Parks & Beaches board blasts San Diego’s planned year-round Point La Jolla closure

A plastic barrier is used to mark the Point La Jolla closure area.
(Ashley Mackin-Solomon)

The La Jolla Parks & Beaches board voiced its disapproval of the city of San Diego’s planned year-round closure of Point La Jolla during its April 24 meeting, calling the decision “short-sighted,” “one-sided” and precedent-setting.

The plan, announced April 11, would extend the annual six-month closure during sea lion pupping season to all year.

The city of San Diego plans to make the seasonal closure of Point La Jolla year-round, saying it doesn’t have enough staff to keep people “out of harm’s way” when the area is open.

The seasonal closure from May 1 through Oct. 31, which started last year, is implemented through signs, a chain across the wooden access stairway and two K-rail barriers on the western end of the closure area.

Point La Jolla is a rocky area between La Jolla Cove beach and Boomer Beach where sea lions go on land to rest and give birth. The closure also applies to the bluffs at Boomer Beach, where sea lions also haul out.

Boomer Beach water access will remain open via a makeshift trail.

People line the sidewalk above Boomer Beach in La Jolla to view the sea lions below.
(Ashley Mackin-Solomon)

Steve Hadley, representing the office of City Councilman Joe LaCava, whose District 1 includes La Jolla, told the LJP&B board that “there was an understanding ... with the [California] Coastal Commission that this [seasonal closure] would be reviewed after one year. We are down to the one-year [mark] and the Coastal Commission asked what our plan was going to be going forward.”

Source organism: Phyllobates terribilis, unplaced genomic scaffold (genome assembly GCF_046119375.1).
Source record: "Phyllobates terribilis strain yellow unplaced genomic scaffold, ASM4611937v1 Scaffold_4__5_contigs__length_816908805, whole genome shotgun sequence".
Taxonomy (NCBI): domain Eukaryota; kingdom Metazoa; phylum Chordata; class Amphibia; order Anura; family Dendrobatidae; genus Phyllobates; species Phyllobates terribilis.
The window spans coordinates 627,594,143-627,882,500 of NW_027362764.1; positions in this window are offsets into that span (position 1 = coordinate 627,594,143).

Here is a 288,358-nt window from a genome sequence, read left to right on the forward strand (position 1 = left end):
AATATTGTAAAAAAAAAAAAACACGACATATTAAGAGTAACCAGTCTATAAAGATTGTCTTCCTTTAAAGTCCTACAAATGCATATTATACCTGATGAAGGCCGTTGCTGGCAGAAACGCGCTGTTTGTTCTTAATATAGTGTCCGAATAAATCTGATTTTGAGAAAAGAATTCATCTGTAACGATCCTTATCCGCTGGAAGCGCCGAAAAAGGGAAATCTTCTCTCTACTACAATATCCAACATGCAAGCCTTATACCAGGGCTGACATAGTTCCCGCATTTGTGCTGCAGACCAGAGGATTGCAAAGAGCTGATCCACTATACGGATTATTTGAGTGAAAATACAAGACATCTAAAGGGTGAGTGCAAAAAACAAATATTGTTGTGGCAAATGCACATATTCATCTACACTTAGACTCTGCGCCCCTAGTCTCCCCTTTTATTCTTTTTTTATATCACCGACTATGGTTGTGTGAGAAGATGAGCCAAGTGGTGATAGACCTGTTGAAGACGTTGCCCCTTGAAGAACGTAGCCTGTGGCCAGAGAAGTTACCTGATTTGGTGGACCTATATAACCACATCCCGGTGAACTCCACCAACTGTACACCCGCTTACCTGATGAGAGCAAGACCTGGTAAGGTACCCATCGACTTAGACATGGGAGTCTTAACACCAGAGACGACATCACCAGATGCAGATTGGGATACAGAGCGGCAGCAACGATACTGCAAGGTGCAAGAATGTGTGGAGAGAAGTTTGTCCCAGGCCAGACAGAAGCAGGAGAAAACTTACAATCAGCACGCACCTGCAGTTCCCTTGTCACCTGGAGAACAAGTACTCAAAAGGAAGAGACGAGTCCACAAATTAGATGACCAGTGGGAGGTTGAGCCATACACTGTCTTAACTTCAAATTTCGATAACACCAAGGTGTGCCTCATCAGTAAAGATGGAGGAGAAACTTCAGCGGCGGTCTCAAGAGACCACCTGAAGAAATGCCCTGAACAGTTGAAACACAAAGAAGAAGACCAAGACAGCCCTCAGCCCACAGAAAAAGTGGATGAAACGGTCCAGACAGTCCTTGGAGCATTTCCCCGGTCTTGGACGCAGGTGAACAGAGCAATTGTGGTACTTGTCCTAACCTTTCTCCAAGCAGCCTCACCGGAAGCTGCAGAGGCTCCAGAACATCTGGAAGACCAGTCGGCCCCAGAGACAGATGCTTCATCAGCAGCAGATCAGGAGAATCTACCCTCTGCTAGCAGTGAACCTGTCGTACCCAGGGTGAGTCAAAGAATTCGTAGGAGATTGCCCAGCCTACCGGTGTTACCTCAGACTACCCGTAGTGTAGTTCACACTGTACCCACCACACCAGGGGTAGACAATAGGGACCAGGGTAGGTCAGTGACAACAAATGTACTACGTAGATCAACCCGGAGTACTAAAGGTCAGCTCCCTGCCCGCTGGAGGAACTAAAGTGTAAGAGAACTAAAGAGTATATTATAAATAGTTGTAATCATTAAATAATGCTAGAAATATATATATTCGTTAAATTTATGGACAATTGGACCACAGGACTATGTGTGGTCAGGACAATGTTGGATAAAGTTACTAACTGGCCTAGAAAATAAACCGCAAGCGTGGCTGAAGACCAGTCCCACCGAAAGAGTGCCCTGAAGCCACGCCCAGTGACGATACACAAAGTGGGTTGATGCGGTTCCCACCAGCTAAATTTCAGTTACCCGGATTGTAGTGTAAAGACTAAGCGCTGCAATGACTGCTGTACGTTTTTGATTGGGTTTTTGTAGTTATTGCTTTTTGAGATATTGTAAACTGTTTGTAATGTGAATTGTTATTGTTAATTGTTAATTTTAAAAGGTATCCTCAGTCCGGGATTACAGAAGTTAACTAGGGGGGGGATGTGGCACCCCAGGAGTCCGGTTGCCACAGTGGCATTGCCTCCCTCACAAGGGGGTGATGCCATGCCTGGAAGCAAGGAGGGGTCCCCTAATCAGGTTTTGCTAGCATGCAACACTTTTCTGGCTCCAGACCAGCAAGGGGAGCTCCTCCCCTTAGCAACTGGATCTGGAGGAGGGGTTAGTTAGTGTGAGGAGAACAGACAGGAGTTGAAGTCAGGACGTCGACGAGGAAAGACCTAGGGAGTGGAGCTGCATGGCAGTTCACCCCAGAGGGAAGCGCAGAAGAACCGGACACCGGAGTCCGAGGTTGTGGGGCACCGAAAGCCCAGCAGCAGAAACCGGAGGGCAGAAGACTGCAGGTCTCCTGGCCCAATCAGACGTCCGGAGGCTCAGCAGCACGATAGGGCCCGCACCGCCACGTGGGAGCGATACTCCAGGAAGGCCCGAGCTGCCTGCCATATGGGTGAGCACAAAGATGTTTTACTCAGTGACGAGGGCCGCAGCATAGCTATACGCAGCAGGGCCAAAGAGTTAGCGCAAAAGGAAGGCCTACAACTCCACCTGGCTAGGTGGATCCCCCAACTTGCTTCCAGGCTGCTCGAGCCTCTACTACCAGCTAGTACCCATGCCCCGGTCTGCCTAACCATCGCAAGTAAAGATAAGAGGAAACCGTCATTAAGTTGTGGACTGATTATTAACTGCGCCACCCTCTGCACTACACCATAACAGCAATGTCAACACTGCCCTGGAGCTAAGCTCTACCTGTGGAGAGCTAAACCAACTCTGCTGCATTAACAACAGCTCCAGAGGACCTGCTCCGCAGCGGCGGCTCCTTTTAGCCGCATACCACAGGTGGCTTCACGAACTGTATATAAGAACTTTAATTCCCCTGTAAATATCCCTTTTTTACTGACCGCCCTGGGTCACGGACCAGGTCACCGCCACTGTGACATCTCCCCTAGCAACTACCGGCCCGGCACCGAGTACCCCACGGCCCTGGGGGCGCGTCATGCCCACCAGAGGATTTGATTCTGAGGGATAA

A preliminary long-term management plan submitted in October recommended that the closure dates, location and methods stay the same. San Diego’s permit for the closure is in effect for seven years, assuming the city meets conditions set by the commission.

Recommended dates, location and methods are the same as during this year’s seasonal closure, which lasted from May 1 to Oct. 31, but the plan also calls for data to be collected to measure the closure’s effectiveness.

However, Hadley added that because of staffing issues and “confrontations” with docents who help patrol the area, “the Coastal Commission said the plan they prefer is just to shut the whole thing down year-round.”

Thus, the city will work on an ordinance, and the permit for the seasonal closure will be amended to indicate it is year-round, Hadley said.

La Jolla Parks & Beaches President Bob Evans, Vice President Brenda Fake and treasurer Tim Seery
La Jolla Parks & Beaches President Bob Evans, Vice President Brenda Fake and treasurer Tim Seery attend the board’s April 24 meeting.
(Ashley Mackin-Solomon)

LJP&B President Bob Evans read a statement expressing his opposition to that plan.

“I hear the city and the sea lions advocates call this plan a win-win, but everyone actually loses in the far greater sense here. … In the last few years, the condition of Scripps Park has declined and a major cause of that is this unmanaged presence of hundreds of pinnipeds,” Evans said. “There is the unsightly assemblage of cones, orange barriers and yellow police tape all around the park there, and there are more and more negative consequences associated with the park being near a rookery.

“The proposed city plan is short-sighted and one-sided. A proper management plan would recognize that what happens on Point La Jolla matters to the whole park area. … We need a locally based long-term park conservation plan that can help San Diego properly invest in protecting the natural resources.”